Primary Documents - Charles Mangin on the Second Battle of the Marne, July-August 1918
The Second Battle of the Marne - which ran from 15 July to 4 August 1918 - was intended as Germany's final major attempt at breakthrough on the Western Front prior to the arrival of ever-increasing U.S. troops on the battlefield.
In the event the battle proved a significant Allied victory. Once it became clear that the Germans had not only failed in their aim to win the war in the offensive, but had in fact lost ground, a number of German commanders, including Crown Prince Wilhelm, believed the war was lost.
Reproduced below is the view later given by French General Charles Mangin - commander of the French Tenth Army - concerning the turning point of the Allied counterattack at the Marne and which led to victory.
Click here to read General Gouraud's appeal to his forces at the onset of the battle. Click here to read an extract from U.S. Commander-in-Chief John J Pershing's official report summarising U.S. participation in the battle. Click here to read a German memoir focusing on the events of 15 July. Click here to read Pershing's Special Order of the Day, dated 27 August, in which he praised the role played by his forces. Click here and here to read semi-official German press statements published in July and August 1918 on the outcome of fighting at the Marne. Click here and here to read contrasting statements regarding the effectiveness of the Allied counterattacks, issued by Ludendorff. Click here to read the official address given by Mangin on 7 August 1915, directed to U.S. First and Second servicemen who, assisting Mangin's French Tenth Army, participated in the Allied counter-attacks launched on 18 August. Click here to read the official address given by French Sixth Army General Jean Degoutte to French and U.S. troops towards the close of the battle, on 9 August 1918, in which he praised the conduct of American forces. Click here to read an account by Karl Rosner of how news of the battle was received by the Kaiser.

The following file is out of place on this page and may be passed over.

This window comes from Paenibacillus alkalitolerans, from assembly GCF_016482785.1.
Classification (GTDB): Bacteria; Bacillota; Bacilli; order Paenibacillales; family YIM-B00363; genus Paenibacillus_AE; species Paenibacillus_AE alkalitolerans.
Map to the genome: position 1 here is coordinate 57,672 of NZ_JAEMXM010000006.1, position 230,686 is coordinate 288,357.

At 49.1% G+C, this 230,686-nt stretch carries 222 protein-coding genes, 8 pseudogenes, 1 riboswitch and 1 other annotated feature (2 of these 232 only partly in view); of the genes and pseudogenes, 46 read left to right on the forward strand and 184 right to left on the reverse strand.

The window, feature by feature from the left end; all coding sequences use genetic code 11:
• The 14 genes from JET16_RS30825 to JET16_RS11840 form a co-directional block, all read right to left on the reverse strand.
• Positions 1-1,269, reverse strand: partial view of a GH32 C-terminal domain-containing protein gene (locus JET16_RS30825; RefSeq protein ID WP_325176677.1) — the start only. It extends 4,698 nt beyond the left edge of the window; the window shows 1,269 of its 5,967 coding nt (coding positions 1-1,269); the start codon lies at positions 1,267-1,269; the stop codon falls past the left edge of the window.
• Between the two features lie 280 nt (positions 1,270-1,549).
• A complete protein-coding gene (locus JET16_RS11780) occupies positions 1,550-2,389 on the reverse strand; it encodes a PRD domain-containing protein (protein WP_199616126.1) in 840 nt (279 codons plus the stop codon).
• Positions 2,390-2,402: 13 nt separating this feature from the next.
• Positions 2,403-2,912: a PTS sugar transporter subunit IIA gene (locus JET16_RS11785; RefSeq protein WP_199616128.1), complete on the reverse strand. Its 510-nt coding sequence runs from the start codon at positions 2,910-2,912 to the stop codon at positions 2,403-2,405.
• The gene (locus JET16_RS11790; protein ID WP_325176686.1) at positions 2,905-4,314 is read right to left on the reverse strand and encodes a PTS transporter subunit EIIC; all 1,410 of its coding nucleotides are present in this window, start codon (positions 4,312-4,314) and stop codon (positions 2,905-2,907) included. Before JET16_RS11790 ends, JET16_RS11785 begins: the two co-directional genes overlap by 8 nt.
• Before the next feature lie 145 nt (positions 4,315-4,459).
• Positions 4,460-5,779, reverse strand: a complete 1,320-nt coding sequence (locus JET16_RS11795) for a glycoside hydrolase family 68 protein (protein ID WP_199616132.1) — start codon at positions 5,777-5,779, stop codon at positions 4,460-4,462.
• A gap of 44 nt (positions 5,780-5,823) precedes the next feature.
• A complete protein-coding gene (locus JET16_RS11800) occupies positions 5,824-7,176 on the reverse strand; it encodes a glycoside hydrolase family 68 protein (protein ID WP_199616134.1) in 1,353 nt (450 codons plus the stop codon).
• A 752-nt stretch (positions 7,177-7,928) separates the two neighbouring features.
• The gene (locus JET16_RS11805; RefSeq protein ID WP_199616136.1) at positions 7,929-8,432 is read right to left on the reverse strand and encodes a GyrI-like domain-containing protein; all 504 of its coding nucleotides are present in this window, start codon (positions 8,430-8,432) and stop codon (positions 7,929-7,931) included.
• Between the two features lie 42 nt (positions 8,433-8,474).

General Charles Mangin on the Allied Counterattack at the Second Battle of the Marne
This constituted a regular classic battle of manoeuvre. The battle opened with the driving back of the enemy line ten kilometres in the first two days under the shock of a sudden attack. Then he brought up reserves and rallied.
After that the objective was clear and definite. It was the eastern end of the long ledge that runs unbroken save by the Saviere Valley from west of Villers-Cotterets Forest to the region of Grand Rozoy and Arcy.
That was the key position of the struggle, as it dominated the northwestern plateau toward Soissons, which was the bastion of the enemy's resistance. Once we were masters of that on August 2nd, the enemy's retreat was inevitable.
He knew it, too, and the battle was won.
Source: Source Records of the Great War, Vol. VI, ed. Charles F. Horne, National Alumni 1923
Around one million Indian troops served in WW1, of which some 100,000 were either killed or wounded.
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